Very early in the ﬁlm. when the male singer sings. he was just happy to play. And ﬁnally. but we approached the barrister through an uncle of mine who lived in Lucknow and was a barrister himself. and one be khyal singing by a male singer. His version of “Malhar” has a particular note in it that gives it a special color at certain points. At ﬁrst. and the servant is very happy. we chose a raga that is suitable for the rainy season. I also needed a male singer. The chandeliers are being brought down and cleaned. Akhtaribai [a. That was a lovely raga. when the zamindar was afﬂuent—a real zamindar—in a ﬂashback. It’s attributed to [Miyan] Tansen. wonderfully bright-sounding. And. which was very common. there was a slight resistance. 26 27 . Begum Akhtar]. there was shehnai at various points. they were put in the right positions at the time of ﬁnal cutting. a South Indian raga now used in North Indian music also—a very brightsounding raga. So it was Akhtaribai for the thumri. He had already given two or three performances in Calcutta and been recognized as one of the brightest young stars. We went there and spoke to her. He gets all sorts of premonitions of disaster while the singing is going on. although she wasn’t beautiful. There was one long. when she sang. of course. when the nouveau riche neighbor had also taken to holding musical soirees and had invited this dancer. She started life as a professional thumri singer but later married a barrister and was living a very quiet domestic life. wordless sequence. it is established that the zamindars were in the habit of waking up in the morning to the sound of shehnai. This I decided for the sake of variety. One would be a thumri singer. These are the three. Roshan Kumari for the dance. which makes a contrast. For the male singer.wonderful the singer was. from Lucknow.k. That was the high point of the ﬁlm. Salamat for the khyal. and the carpet is unrolled. We approached him. then goes into the dance with the beating of the percussion. apart from various pieces of background music. Biswambhar has to invite the same dancer out of hubris. She was deﬁnitely the best dancer of that time. The raga was chosen for the dancing also. which is combined with an element of tension where the boat doesn’t arrive. Musicians would play in what is known as the nahabat [a special balcony for musicians]. one forgot her looks—she was transformed physically. We had Bismillah Khan. usually above the main gate. one would be a kathak dancer. and he was very cordial and friendly. in the zamindari house. who is far and away the best shehnai player India has ever produced. For that. He didn’t know where they would go or why he was playing certain things. And we used a singer who had just become very famous indeed— Salamat Ali Khan. willing and eager. The wine is brought out. That’s all the music there was in the ﬁlm. it starts with the singing. this is part of the architecture. which was also a very common thing. one of the greatest composers India has ever produced. they were great friends. First. where music comes into the foreground almost. I must say that Vilayat’s choice of ragas was very satisfying. the brothers played a duet. where preparations are being made for the dance sequence. And these came at three different points. for instance.a. Second. We used the very best singer of that type of song. The old times are returning. He had to record ﬁve or six different pieces for different times of the day. I had decided that there would be three important musical sessions in the ﬁlm.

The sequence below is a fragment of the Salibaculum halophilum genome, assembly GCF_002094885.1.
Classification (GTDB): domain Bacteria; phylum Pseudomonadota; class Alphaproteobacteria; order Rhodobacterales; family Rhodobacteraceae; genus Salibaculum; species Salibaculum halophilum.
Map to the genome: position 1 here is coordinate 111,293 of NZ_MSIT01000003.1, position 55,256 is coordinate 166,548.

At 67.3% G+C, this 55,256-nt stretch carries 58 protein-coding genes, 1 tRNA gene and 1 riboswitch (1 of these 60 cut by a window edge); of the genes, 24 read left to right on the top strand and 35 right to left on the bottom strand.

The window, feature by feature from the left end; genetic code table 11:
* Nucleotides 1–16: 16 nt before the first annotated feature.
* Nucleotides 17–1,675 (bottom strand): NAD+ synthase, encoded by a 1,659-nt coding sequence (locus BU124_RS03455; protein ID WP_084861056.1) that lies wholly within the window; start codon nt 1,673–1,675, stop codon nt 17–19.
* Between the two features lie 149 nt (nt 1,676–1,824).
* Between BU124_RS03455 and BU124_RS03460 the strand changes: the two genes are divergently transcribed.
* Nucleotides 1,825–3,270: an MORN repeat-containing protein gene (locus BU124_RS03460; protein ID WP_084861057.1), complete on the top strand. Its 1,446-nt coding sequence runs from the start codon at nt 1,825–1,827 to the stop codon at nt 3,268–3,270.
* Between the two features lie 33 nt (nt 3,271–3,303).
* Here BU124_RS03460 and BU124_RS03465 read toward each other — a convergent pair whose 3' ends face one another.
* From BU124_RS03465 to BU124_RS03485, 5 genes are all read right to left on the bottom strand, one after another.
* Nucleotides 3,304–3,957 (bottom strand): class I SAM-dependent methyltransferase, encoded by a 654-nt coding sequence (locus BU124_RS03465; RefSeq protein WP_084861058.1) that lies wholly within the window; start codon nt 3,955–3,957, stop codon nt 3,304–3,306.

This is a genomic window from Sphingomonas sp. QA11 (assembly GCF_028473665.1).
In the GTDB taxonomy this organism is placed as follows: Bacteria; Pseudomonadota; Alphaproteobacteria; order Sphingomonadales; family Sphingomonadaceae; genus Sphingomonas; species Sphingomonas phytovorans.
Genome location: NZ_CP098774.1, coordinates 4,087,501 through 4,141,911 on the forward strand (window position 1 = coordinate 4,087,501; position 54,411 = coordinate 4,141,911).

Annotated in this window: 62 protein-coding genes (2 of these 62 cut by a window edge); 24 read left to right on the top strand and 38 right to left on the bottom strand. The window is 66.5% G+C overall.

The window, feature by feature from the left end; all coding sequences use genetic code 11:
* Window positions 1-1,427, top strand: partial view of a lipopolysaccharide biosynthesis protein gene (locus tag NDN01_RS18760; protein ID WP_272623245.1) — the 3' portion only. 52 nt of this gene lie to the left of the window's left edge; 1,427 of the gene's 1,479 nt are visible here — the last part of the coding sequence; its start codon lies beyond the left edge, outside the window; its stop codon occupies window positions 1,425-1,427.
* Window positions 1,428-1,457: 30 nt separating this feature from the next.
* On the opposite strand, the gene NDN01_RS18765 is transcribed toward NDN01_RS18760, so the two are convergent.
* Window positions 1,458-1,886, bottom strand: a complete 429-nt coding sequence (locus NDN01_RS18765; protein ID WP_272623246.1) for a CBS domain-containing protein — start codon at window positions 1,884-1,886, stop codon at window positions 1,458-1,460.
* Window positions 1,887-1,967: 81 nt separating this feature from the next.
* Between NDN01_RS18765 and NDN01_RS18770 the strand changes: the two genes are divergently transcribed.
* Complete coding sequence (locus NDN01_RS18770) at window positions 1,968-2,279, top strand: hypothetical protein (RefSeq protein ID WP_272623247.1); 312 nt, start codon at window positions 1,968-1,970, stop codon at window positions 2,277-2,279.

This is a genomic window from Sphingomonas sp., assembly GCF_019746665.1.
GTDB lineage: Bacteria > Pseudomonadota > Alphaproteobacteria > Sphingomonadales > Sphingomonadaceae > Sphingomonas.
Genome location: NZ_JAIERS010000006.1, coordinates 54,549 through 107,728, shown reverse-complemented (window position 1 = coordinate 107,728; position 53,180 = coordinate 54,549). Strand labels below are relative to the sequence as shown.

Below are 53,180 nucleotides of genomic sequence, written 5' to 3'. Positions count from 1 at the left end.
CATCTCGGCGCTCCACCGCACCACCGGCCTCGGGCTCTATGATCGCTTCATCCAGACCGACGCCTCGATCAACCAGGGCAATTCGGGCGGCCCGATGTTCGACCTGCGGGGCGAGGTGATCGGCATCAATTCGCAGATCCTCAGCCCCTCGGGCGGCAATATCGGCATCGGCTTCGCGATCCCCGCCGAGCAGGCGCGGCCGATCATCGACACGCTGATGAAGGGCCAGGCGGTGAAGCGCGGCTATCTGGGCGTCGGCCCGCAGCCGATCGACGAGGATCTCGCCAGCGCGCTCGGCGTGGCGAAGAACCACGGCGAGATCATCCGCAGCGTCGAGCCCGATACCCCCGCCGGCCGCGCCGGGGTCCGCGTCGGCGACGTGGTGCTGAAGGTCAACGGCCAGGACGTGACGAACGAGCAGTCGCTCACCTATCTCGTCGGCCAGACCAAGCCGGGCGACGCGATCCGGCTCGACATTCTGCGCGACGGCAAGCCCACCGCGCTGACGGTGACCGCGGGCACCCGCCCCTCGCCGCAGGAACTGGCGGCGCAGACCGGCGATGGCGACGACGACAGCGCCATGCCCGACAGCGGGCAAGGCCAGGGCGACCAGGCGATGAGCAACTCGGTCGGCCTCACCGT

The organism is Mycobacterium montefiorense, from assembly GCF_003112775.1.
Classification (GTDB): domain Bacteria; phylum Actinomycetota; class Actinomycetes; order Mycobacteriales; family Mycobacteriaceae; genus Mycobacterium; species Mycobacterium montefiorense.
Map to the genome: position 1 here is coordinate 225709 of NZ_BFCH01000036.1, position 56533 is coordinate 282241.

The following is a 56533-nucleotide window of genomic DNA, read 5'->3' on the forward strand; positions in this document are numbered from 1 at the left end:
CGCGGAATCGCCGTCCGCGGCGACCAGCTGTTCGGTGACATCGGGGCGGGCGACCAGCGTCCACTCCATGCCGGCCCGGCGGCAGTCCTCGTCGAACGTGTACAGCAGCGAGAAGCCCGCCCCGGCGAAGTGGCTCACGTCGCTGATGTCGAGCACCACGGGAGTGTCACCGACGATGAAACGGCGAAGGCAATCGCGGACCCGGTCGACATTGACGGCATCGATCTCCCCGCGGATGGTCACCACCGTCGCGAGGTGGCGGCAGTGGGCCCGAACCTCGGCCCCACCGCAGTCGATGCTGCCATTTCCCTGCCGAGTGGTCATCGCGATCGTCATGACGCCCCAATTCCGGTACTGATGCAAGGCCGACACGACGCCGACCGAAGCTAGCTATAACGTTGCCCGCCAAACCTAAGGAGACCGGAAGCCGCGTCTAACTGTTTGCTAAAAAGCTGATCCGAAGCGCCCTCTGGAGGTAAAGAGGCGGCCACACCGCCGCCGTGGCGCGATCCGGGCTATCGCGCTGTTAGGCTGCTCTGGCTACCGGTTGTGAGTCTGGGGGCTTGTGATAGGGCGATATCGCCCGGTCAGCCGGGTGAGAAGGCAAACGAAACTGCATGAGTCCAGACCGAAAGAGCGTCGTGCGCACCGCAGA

ultimately. What do you feel? Well. music wouldn’t have ﬂourished the way it did. You can hear the music. he’s sort of dying. for long periods.Many critics seem to feel that you show sympathy for the zamindar. Chhabi Biswas managed it. and that musicians owed a great deal to them. and sponsors of music. when the sixteenth beat comes. and we all heaved a sigh of relief after the shot. I discovered that rather late [laughs]. if the beat is sixteen to the bar. I think. There’s a thing called a som in Indian classical music. I said to myself. and if you 28 29 . but he didn’t know a note of music. That was one point where it was absolutely essential to establish visually that this man was musical. this makes him a ﬁgure of pathos. and in the fact that the man doesn’t know the process of history. That is the scene where the zamindar is sitting on a moonlit veranda and listening to music coming from the other man’s house. I don’t know how he did it—through sheer grit. And there is no doubt that the zamindars were real connoisseurs of music. There is an element of pathos in that. it is the culminating point. the dance music. He did a very convincing job of playing the esraj while his son sings. it’s the same dance that is later given in his own home. There was another point that was much more subtle that I credit myself with. “My God. Without the feudal lords. and he looks so much like a zamindar himself!” He had the ways of an aristocratic character. You pity him. starting from the Moguls. How did you cope with the fact that Chhabi Biswas was totally unmusical? Well.